The Judaism Portal

Collection of Judaica (clockwise from top):
Candlesticks for Shabbat, a cup for ritual handwashing, a Chumash and a Tanakh, a Torah pointer, a shofar, and an etrog box.

Judaism (Hebrew: יַהֲדוּת Yahăḏūṯ) is an Abrahamic, monotheistic, and ethnic religion. It comprises the collective spiritual, cultural, and legal traditions of the Jewish people, having originated as an organized religion in the Middle East during the Bronze Age. Contemporary Judaism evolved from Yahwism, the cultic religious movement of ancient Israel and Judah, around the 6th/5th century BCE, and is thus considered to be one of the oldest monotheistic religions. Religious Jews regard Judaism as their means of observing the Mosaic covenant, which was established between God and the Israelites, their ancestors. Along with Samaritanism, to which it is closely related, Judaism is one of the two oldest Abrahamic religions.

Jewish religious doctrine encompasses a wide body of texts, practices, theological positions, and forms of organization. Among Judaism's core texts is the Torah, the first five books of the Hebrew Bible, a collection of ancient Hebrew scriptures. The Tanakh, known in English as the Hebrew Bible, is also referred to as the "Old Testament" in Christianity. In addition to the original written scripture, the supplemental Oral Torah is represented by later texts, such as the Midrash and the Talmud. The Hebrew-language word torah can mean "teaching", "law", or "instruction", although "Torah" can also be used as a general term that refers to any Jewish text that expands or elaborates on the original Five Books of Moses. Representing the core of the Jewish spiritual and religious tradition, the Torah is a term and a set of teachings that are explicitly self-positioned as encompassing at least seventy, and potentially infinite, facets and interpretations. Judaism's texts, traditions, and values strongly influenced later Abrahamic religions, including Christianity and Islam. Hebraism, like Hellenism, played a seminal role in the formation of Western civilization through its impact as a core background element of Early Christianity. (Full article...)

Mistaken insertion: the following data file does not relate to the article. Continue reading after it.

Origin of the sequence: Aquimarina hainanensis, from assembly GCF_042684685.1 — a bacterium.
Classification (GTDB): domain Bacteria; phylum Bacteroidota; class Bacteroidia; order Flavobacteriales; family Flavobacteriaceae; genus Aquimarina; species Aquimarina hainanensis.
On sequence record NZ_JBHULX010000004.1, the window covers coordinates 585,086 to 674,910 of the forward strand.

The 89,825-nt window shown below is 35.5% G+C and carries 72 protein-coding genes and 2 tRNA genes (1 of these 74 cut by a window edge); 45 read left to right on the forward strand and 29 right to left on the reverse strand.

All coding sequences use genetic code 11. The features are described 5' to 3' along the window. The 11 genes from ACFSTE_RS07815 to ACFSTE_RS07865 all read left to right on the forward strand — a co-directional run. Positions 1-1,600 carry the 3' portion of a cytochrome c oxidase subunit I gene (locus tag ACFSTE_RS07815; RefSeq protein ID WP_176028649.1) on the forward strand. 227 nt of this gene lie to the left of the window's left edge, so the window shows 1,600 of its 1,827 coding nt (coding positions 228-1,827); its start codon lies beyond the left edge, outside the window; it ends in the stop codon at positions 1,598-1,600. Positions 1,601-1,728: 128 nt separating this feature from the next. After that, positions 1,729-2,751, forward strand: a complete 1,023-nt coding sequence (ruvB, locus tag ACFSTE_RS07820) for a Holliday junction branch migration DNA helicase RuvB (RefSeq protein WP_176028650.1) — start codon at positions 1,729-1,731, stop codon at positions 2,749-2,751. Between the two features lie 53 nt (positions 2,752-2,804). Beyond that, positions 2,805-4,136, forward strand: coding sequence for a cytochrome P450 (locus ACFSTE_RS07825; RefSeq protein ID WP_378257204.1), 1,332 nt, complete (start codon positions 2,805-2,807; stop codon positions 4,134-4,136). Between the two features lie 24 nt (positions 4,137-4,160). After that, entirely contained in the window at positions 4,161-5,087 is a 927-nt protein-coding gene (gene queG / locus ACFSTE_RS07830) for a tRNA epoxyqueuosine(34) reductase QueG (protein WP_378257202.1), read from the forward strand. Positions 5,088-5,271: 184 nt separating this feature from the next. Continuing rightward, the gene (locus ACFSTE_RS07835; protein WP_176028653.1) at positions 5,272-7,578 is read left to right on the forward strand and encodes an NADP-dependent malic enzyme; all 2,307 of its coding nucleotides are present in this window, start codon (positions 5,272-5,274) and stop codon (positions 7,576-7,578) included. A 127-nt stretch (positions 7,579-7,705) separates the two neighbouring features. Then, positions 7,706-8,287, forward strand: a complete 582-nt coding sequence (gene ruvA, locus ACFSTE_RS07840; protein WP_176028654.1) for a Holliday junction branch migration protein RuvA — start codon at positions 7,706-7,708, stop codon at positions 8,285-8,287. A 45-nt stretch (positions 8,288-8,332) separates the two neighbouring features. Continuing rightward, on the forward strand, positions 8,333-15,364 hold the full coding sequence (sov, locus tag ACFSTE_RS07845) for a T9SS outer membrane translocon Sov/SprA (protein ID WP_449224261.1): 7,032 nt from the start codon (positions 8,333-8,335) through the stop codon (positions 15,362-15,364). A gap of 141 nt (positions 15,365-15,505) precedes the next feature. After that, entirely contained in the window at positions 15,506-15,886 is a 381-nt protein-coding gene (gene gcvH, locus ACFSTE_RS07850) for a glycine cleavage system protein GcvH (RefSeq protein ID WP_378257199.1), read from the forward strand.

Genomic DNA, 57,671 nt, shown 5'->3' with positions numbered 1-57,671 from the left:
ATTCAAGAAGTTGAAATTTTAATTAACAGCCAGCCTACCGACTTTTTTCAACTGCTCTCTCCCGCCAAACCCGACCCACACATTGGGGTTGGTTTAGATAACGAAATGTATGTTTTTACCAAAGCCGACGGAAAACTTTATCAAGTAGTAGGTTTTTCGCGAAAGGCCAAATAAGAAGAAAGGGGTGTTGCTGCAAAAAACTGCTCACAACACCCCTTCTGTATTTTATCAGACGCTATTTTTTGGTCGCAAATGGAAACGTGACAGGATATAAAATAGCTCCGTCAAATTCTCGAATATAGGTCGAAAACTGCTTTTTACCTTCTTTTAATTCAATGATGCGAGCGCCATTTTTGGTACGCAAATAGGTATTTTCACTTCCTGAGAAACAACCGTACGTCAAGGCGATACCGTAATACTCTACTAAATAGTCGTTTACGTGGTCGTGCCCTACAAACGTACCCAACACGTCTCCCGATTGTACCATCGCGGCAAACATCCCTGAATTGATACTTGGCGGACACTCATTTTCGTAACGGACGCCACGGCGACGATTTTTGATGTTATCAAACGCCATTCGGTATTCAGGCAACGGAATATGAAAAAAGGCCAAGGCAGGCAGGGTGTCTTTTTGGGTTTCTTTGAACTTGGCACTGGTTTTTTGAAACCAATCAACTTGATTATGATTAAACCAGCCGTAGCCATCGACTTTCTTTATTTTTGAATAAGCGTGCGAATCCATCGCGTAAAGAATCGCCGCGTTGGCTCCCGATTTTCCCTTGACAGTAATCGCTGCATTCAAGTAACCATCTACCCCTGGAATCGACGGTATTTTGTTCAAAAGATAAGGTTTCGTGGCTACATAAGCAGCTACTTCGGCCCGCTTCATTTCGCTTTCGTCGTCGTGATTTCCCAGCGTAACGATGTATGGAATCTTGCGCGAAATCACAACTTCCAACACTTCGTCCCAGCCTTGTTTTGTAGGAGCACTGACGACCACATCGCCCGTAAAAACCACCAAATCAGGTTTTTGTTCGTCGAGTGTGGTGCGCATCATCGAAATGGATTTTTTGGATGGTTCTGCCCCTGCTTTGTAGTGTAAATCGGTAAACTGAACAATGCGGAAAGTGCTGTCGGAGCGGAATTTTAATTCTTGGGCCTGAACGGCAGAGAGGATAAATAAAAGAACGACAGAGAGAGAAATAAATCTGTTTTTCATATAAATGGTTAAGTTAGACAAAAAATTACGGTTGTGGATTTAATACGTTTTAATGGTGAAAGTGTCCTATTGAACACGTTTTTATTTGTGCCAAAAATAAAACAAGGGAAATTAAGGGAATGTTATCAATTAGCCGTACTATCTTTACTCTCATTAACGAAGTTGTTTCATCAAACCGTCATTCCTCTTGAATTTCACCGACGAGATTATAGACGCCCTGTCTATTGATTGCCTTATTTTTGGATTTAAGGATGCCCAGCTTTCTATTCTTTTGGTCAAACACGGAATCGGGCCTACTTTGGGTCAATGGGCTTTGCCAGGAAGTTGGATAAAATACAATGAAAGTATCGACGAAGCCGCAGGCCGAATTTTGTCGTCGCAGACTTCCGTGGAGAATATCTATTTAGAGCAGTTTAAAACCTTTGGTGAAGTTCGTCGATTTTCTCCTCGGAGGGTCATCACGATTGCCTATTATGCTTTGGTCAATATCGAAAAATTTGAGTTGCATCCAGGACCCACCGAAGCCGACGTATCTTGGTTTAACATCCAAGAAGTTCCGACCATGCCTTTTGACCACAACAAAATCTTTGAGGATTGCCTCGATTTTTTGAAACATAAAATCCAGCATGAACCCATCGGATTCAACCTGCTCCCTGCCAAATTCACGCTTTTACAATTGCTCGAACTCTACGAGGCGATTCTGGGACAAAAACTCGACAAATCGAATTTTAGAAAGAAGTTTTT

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Excavated remains of a building tentatively identified as part of the Acra

The Acra was a fortified compound in Jerusalem of the 2nd century BCE. Built by Antiochus Epiphanes, ruler of the Seleucid Empire, following his sack of the city in 168 BCE, the fortress played a significant role in the events surrounding the Maccabean Revolt and the formation of the Hasmonean Kingdom. It was destroyed by Simon Maccabeus during this struggle. The exact location of the Acra, critical to understanding Hellenistic Jerusalem, remains a matter of ongoing discussion. Historians and archaeologists have proposed various sites around Jerusalem, relying mainly on conclusions drawn from literary evidence. This approach began to change in the light of excavations which commenced in the late 1960s. New discoveries have prompted reassessments of the ancient literary sources, Jerusalem's geography and previously discovered artifacts. Yoram Tsafrir has interpreted a masonry joint in the southeastern corner of the Temple Mount platform as a clue to the Acra's possible position. During Benjamin Mazar's 1968 and 1978 excavations adjacent to the south wall of the Mount, features were uncovered which may have been connected with the Acra, including barrack-like rooms and a huge cistern. (Read more...)

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South facade of the Château Pastré

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The Rhodes blood libel was an 1840 event of blood libel against Jews, in which the Greek Orthodox community accused Jews on island of Rhodes (then part of the Ottoman Empire) of the ritual murder of a Christian boy who disappeared in February of that year. Initially the libel garnered support from the consuls of several European countries, including the United Kingdom, France, the Austrian Empire, although later several supported the Jewish community. The Ottoman governor of Rhodes broke with the long tradition of the Ottoman governments (which had previously denied the factual basis of the blood libel accusations) and supported the ritual murder charge. The government arrested several Jewish subjects, some of whom were tortured and made false confessions. It blockaded the entire Jewish quarter for twelve days.

The Jewish community of Rhodes appealed for help from the Jewish community in Constantinople, who forwarded the appeal to European governments. In the United Kingdom and Austria, Jewish communities gained support from their governments. They sent official dispatches to the ambassadors in Constantinople unequivocally condemning the blood libel. A consensus developed that the charge was false. The governor of Rhodes proved unable to control the local fanatical Christians and sent the case to the central government, which initiated a formal inquiry into the affair. In July 1840, that investigation established the innocence of the Jewish community. Finally, in November of the same year, the Ottoman sultan issued a decree (firman) denouncing the blood libel as false. (Read more...)

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